When you are answering the question, refer to the stimulus presented to you. If that is stimulus is a text or is a diagram, or is a graph, or is a figure, in your answer, you should say, as per the figure presented or as is indicated on the diagram, right? So, you have to refer to that stimulus. Make sure you address all the skills required. What that means, when you are constructing a table, keep an eye on the headings. The question can say, construct a table. It can say tabulate. It can say plot, if you are doing a graph. So just keep an eye on what you have to do with the question. If you have to do a graph, I'm going to go through detail in there as well, all the details around the graph. And if you have to annotate a diagram, you need to put in that diagram, all the steps that is happening in that diagram, all the content that is related to that diagram. And I'm going to go through that as well. And when you are writing hypothesis, conclusion, planning and analysing investigations. All those are skills that you need to practice, using previous papers, using this problem set. So when you are coming in front of the exams, this becomes an automatic response that, "Oh yeah, I know that that question refers to "making an hypothesis or analysing an investigation "or making a graph or making a table. "And I know how to make those graphs and tables."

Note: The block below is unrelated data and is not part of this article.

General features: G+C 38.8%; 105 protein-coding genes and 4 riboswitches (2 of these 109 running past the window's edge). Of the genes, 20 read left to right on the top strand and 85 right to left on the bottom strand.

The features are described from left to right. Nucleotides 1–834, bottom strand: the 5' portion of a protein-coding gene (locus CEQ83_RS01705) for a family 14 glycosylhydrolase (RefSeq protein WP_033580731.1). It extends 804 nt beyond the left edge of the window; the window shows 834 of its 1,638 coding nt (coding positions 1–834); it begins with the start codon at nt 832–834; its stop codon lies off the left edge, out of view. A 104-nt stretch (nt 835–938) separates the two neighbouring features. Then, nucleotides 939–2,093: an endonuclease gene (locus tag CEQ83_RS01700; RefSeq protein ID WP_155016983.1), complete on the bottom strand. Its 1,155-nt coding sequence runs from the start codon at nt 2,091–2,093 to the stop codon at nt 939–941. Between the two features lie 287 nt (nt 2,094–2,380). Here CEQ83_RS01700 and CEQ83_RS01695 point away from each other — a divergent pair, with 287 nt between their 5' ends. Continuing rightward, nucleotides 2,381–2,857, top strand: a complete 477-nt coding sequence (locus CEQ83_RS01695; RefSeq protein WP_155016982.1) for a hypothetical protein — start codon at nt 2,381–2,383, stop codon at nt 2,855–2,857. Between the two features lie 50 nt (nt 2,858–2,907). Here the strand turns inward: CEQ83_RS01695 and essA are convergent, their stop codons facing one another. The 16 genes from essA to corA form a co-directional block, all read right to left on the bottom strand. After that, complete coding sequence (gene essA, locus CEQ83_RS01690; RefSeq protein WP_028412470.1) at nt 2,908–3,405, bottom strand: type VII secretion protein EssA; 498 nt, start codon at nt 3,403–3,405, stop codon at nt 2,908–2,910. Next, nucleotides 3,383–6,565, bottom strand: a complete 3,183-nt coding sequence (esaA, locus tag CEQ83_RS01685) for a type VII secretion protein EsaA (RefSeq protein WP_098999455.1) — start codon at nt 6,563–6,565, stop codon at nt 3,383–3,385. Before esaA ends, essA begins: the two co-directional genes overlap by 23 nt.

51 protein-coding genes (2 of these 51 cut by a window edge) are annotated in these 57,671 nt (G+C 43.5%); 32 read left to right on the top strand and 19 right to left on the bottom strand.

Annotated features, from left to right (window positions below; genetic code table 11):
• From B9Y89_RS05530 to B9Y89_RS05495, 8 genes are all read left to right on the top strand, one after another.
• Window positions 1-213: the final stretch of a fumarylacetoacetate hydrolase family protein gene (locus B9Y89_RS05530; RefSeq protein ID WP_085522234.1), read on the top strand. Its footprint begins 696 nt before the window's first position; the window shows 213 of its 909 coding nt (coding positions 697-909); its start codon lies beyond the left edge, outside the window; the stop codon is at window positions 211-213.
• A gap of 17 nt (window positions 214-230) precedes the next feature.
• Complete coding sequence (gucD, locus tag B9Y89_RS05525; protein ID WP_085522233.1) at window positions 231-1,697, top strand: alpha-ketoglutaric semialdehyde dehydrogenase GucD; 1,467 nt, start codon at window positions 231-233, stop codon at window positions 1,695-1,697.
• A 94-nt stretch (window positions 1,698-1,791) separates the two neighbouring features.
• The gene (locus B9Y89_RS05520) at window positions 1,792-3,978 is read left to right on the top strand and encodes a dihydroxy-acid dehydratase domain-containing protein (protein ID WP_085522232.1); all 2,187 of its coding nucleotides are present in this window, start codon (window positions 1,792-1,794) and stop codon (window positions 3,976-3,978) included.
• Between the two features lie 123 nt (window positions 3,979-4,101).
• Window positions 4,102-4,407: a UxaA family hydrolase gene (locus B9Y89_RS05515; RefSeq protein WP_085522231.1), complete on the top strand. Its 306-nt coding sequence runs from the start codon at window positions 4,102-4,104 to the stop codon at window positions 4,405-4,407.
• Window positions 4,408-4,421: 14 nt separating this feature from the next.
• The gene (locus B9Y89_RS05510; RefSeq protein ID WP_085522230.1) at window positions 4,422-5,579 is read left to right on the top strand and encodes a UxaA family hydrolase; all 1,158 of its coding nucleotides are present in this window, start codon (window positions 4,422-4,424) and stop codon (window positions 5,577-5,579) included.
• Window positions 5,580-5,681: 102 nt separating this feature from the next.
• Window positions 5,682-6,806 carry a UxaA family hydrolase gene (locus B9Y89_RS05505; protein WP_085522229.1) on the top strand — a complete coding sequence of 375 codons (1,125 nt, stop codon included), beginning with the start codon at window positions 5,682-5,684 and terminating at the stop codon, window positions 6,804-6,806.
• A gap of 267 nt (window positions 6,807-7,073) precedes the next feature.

Okay, when you're going to build up that answer this is how you are going to build up answers when you are practicing. Choose a content, choose a skill and start from the bottom. Describe that content or describe that topic. It's just the characteristics. And then when you move up, it will go to the explanation of that diagram or the explanation of that table, or the explanation of that figure should be a cause and effect relationship. This is happening because this is happening. Then we move up to another level of the verbs, , which is analyse. When they're asking you to analyse a graph, analyse a table, analyse an investigation, you have to put in there, the relationship and implications of those components. And I'm going to give examples as well with specific questions. And then if the question is asking you to assess that investigation, you have to make a judgment. The marker will look for that sentence that it says, this investigation has increased the knowledge and understanding of, or this investigation has increased the understanding for future research. If you do not put a judgment, your question will fall with maybe the marker has to put two, three marks down because there is no judgment. So keep that in mind.